Across China: Online community of night owls find support for their sleep disorders

Source: Xinhua| 2018-05-14 16:24:34|Editor: Xiang Bo
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HANGZHOU, May 14 (Xinhua) -- Zhang Fan, 29, has a 1arge following for sharing his sleeping issues on mobile phone app Snail Sleep.

"These days, I think I sleep better than before, as there are less audio recordings of my sleeping problems, on average around 10 recordings per night of grinding my teeth, snoring, or sleep talking," said Zhang, who works for an internet firm in China's e-commerce hub of Hangzhou, capital of Zhejiang Province.

He said his audio uploads sometimes receive up to 2,000 likes and comments.

The app, which has 20 million registered users, provides an online platform for sharing and commenting on sleep issues and audio recordings. Zhang said he has found friends who share similar sleeping problems via the platform.

Chen Yunjie, 33, from Beijing, has found that computer programmers like himself are prone to suffering from irregular sleep patterns, resulting from stress at work.

He has been in the community of night owls using the app for two years.

"Sleep talking reflects the true inner world. This community makes me feel relaxed about my sleeping problems," he said.

Abby Chen, marketing director of the app developer, said since March, there have been about 3 million active users on the platform, who generally become active from 11 p.m. to 1 a.m. and then 6 a.m. to 8 a.m.

She said the platform includes sleep-inducing music and offers services for users to contact sleep and psychological counselors.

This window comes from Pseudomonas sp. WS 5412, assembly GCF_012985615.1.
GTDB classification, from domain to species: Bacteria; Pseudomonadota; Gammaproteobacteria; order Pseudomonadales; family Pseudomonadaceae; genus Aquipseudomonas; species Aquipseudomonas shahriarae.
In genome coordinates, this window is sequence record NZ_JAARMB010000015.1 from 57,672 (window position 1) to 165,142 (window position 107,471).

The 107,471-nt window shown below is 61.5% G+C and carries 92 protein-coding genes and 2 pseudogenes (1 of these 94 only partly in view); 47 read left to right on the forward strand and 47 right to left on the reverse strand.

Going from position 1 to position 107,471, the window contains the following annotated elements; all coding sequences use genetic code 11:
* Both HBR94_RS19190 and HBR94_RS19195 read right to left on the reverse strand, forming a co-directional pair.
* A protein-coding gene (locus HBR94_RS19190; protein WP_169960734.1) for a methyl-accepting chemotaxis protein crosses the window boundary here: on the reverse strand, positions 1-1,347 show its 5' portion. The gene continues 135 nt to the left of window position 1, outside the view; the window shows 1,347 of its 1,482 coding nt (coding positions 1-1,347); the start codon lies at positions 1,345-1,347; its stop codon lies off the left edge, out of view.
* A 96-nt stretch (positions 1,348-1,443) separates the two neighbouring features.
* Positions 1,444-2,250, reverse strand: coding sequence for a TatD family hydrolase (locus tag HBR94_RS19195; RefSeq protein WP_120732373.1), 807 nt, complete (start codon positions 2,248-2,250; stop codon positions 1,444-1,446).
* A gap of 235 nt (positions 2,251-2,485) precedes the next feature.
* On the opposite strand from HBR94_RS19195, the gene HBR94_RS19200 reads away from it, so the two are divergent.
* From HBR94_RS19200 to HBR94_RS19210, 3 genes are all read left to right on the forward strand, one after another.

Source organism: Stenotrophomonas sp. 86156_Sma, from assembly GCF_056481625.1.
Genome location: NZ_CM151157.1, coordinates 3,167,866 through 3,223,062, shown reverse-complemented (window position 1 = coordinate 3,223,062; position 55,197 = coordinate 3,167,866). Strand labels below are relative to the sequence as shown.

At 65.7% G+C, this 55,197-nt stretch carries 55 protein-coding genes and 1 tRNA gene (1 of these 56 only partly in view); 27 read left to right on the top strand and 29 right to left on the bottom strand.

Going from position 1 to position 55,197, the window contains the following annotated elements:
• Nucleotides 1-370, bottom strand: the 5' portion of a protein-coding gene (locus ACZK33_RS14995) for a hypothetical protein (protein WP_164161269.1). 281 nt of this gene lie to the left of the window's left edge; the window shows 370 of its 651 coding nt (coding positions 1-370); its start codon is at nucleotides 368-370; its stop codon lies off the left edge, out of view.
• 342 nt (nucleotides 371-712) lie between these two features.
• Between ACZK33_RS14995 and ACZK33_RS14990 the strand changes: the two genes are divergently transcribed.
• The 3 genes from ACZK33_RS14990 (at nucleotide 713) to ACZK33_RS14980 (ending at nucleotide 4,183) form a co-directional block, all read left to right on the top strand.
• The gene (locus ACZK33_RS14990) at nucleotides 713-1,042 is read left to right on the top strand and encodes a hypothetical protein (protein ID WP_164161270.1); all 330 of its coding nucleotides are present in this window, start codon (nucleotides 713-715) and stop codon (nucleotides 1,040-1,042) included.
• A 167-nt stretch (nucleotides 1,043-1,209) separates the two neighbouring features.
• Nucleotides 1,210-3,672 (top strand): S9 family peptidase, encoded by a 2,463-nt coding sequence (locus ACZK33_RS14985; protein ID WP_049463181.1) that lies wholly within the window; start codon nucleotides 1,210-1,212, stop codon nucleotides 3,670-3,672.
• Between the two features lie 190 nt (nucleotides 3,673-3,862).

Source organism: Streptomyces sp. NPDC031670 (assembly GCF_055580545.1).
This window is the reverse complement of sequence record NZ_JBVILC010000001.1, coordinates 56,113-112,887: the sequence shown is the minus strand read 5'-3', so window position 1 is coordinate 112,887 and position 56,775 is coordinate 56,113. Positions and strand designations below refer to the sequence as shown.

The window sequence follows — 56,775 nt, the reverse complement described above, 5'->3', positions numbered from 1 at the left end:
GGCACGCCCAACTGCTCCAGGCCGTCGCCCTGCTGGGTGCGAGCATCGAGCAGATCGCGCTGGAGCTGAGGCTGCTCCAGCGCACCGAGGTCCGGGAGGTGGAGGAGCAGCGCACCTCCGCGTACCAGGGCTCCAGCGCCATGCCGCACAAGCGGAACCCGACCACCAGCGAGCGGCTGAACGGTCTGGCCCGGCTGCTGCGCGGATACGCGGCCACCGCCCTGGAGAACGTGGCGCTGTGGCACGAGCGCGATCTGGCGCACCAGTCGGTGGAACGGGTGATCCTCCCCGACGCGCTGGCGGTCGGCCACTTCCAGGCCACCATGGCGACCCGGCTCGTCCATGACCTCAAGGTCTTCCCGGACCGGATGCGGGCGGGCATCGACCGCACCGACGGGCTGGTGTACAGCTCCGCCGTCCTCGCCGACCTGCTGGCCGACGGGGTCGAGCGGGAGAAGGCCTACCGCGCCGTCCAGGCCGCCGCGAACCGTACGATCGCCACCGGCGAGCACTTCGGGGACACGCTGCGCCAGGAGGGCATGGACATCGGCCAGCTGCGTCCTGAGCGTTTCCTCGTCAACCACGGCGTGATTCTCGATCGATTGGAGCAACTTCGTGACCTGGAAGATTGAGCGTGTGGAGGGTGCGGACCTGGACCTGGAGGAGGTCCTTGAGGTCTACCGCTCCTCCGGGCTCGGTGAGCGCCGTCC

Launched in 2015, the app has already begun to earn profits from ads, membership fees, and paid music.

Chen said one user told her that when he heard a recording of himself crying during his sleep, he became aware that he was not as strong as he seemed during the day.

Wang Ping, a researcher at the sociology institute of Zhejiang Provincial Academy of Social Sciences, said the app's sleep community shows that mobile phones now accompany a large group of people when they

sleep, especially those aged under 44.

Over 90 percent of registered users of the Snail Sleep app are aged under 40.

Chen said as the platform has gathered such a large group of people with sleeping problems, it offers important data for studies and analysis to find solutions for conditions such as insomnia. The company has begun to earn revenue from sharing data from the app for research and cooperation with private companies.

She said the company has plans to explore overseas markets, both in directly selling smart sleep monitoring devices and launching similar sleeping apps.